Like his canon counterpart, he does experience a great deal of concern as to how others will think of him--however, instead of trying to force the issue upon others and assuming they have something wrong, he is much more prone to other words, to believe that he has done something to offend rather than assuming that others do not appreciate his greatness.

Particularly in his youth, he did sometimes exhibit some sarcasm, sharpness of tongue, and sometimes even cockiness that bore a surface resemblance to his alter. It was for this reason that he was advised by his teachers to become a nestor (barrister/trial lawyer) as opposed to a conservator (a solicitor)--his rhetoric was considered too fiery for the latter position. That said, these traits never got the best of him, though they might have contributed to getting him into trouble with the Bajorans during the failed attack on the Culat indoctrination center. (That said, Dukat's self-analysis at this time must be taken in a guarded fashion given the manner in which he was tortured--whether or not his conduct really was as bad as he seems to believe it was is unknown.)

Following the assault during his Bajoran captivity, Skrain's personality diverged even further from his counterpart--that residual cockiness was shed almost entirely, and his natural compassion intensified yet again. He suffers certain symptoms that seem like post-traumatic stress disorder as a result of this incident, to include difficulty with even a casual or accidental female touch. Also, as a defense mechanism he will withdraw into silence at times. That said, his faith has given him much strength in adversity and he should never be mistaken for broken or defeated.

In a similar vein--it is interesting to consider the fact that he seems to have confronted his mental illness in a much more direct and intense manner than the prime version ever did...something that may well have given him much greater resilience of spirit than the prime version ever had. It is doubtful that the Cardassian state ever allowed the canon Dukat's illness to progress as far as this version's did before diagnosis--and it is a certainty that his treatment would have been radically different, given the state's banning of any and all religious expression.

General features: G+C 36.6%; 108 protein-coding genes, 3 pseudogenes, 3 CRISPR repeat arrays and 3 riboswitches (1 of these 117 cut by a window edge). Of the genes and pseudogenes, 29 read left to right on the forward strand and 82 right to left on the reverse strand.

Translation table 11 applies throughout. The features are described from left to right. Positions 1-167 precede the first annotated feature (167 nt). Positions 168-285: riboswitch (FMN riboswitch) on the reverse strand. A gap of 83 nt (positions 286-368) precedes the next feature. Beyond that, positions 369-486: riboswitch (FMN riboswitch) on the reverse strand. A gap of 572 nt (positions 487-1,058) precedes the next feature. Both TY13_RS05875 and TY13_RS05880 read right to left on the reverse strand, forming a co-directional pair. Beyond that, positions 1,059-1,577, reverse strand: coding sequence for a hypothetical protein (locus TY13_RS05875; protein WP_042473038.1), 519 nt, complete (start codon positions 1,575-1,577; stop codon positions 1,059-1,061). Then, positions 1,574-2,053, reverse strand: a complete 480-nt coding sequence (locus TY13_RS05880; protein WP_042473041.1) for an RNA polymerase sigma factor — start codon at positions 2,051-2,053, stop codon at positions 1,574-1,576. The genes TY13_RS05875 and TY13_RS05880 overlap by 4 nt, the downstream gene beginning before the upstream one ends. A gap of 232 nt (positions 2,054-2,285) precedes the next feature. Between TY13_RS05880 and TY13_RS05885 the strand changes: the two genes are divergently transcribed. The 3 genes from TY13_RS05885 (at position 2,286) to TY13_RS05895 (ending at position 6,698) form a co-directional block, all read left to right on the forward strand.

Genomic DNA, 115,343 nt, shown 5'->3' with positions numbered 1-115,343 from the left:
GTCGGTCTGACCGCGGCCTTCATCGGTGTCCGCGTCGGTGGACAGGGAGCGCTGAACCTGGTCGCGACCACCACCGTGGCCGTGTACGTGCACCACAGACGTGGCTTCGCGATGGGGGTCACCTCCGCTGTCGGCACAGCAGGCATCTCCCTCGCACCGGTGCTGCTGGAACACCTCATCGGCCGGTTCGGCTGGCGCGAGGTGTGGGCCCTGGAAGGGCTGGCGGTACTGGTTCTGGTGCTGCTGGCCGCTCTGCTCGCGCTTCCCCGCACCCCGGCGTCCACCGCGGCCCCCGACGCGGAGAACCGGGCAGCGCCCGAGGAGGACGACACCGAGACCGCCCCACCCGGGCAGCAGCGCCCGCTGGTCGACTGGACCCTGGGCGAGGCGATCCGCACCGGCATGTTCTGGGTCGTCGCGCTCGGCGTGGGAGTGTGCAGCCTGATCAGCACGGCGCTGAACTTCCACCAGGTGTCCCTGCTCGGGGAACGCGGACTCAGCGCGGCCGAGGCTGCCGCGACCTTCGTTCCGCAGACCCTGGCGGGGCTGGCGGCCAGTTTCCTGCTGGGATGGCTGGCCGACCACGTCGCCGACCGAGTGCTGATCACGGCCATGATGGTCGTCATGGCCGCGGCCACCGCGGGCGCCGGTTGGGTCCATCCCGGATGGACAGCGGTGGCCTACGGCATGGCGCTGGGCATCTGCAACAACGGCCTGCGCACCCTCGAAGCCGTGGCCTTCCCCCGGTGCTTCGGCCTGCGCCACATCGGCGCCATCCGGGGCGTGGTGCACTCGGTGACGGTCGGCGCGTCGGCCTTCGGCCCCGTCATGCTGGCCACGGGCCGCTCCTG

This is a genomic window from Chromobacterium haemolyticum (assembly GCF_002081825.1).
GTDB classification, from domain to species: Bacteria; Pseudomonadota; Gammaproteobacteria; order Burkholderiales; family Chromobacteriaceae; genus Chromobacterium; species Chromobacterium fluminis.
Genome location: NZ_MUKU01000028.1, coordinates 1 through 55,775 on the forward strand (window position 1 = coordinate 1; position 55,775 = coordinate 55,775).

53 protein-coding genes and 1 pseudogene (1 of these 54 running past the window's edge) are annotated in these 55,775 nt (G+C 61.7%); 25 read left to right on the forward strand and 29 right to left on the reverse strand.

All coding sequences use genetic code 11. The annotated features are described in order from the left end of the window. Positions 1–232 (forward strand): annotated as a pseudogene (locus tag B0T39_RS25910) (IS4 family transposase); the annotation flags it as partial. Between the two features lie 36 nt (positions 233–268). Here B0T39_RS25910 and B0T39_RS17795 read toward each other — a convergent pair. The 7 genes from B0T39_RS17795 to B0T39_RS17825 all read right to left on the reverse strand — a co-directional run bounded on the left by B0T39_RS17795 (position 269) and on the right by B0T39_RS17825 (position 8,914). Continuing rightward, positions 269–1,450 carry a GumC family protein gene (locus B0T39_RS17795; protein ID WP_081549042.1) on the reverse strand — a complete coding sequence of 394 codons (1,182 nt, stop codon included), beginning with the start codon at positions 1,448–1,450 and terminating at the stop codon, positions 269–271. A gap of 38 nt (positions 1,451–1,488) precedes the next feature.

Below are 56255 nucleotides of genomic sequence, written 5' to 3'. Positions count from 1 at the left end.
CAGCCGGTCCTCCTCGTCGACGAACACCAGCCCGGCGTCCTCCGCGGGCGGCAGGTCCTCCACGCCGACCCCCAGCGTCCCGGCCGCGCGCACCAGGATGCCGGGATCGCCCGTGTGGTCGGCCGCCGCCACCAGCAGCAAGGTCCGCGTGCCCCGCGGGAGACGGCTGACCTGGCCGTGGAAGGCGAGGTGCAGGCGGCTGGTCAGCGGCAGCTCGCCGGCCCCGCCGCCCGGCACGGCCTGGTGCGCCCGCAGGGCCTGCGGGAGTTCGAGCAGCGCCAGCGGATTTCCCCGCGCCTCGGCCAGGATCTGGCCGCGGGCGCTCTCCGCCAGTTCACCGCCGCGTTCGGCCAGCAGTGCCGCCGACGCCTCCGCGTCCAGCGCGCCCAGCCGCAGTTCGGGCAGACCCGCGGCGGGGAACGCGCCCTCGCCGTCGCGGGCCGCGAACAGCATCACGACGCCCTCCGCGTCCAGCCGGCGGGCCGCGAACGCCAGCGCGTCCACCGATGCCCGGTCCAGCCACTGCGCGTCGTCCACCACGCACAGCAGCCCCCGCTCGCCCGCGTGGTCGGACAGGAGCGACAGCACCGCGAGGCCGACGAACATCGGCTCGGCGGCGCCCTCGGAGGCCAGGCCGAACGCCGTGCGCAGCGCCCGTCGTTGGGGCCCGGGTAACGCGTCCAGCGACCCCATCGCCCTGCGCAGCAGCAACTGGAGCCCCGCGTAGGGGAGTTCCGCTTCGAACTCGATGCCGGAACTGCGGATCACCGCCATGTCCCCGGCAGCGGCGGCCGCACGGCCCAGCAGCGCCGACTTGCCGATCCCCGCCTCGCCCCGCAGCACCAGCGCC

One compelling reviewer speculation is that for the canon Dukat, only the depressive phase was treated, but not the mania as the state saw this as something they could bend to their advantage.

This version of Dukat also seems to be quite imaginative, as is the main-universe version--but his imagination, when he gets the chance to indulge it, is focused upon books rather than self-delusion, especially Cardassian speculative fiction. He is also a voracious reader of whatever non-fiction he can get his hands on...which is especially important to him considering that he was never able to finish his education.


The Sigils and Unions: Catacombs of Oralius version of Dukat, unlike his canon counterpart, who may speak alien languages in addition to his native tongue, knows no offworld languages (except possibly a smattering of Bajoran), partly down to his comparative lack of formal education, and his intended career before the invasion, which did not require him to know any other language. However, Dukat is fluent in two different sign languages of his world, both Kurabda and common sign, a form of communication he seems to excel at and deeply enjoy. He likely also has some understanding of spoken Kurabda, although even after the vow of silence is lifted, he shares his own thoughts with them strictly in sign.

This Dukat is a participant in the Multiversal Round Robin at Ad Astra Fanfic's forum. The canonicity status of this adventure for Dukat has yet to be determined; however, it should be noted that Dukat's friend and spiritual advisor, the Guide Aamin Marritza, suffered visions for two days prior to Dukat's apparent capture. Whether the timeline will mend and all memories will be permanently erased is currently unknown. It does seem, however, that he has retained the memory of a spiritual vision experienced during the Round Robin, though none of the context surrounding the vision, judging by "Those Who Live in the Shadow of the Night."

On a somewhat more humorous note...I have tried to find a character quote for this version of Dukat--but unlike the canon version, when he's under extreme stress, he seems almost mute, and in most of his "official" stories, he barely speaks aloud. (Even in "The Desolate Vigil," he has taken a vow of silence, and this quote is a thought rather than something said aloud!)


"Please don’t let me become like that, sealed in there all alone with nothing but my contempt to sustain me. I want to see...I want to feel, and understand, to know what it is to draw close to you and reflect the light of your flame. Don’t forsake your children—don’t withdraw your spirit from our hearts in our time of trial…and please, let us not forsake you."
— Silent prayer after a vision of his alternate self. The Desolate Vigil.